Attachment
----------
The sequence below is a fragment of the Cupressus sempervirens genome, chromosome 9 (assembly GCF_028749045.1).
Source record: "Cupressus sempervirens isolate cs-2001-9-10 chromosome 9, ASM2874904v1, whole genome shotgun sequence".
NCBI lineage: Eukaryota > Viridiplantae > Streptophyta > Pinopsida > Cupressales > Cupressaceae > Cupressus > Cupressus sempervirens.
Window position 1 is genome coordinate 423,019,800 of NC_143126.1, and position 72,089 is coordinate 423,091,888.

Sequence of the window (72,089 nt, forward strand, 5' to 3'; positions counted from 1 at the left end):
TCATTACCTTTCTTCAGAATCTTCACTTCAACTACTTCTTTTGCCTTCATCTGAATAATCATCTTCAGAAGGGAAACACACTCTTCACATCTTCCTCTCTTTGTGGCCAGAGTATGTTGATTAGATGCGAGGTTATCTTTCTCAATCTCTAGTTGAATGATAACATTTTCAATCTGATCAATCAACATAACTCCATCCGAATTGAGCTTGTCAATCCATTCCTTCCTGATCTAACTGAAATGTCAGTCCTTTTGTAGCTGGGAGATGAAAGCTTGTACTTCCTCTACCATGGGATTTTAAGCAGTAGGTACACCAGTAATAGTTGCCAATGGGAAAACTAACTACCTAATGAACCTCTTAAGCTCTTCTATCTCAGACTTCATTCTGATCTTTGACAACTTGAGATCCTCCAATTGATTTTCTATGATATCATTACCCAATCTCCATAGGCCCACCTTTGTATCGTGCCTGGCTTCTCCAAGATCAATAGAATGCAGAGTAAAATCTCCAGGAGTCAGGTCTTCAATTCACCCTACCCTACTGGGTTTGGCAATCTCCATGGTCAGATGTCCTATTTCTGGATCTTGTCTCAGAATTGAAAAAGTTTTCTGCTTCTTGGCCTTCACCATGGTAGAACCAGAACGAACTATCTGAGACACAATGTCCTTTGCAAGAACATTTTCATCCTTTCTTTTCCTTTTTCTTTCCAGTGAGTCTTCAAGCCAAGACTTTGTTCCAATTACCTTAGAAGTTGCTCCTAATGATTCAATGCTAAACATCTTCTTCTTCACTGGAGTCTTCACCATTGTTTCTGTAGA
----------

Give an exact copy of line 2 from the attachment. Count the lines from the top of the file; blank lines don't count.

Source record: "Cupressus sempervirens isolate cs-2001-9-10 chromosome 9, ASM2874904v1, whole genome shotgun sequence".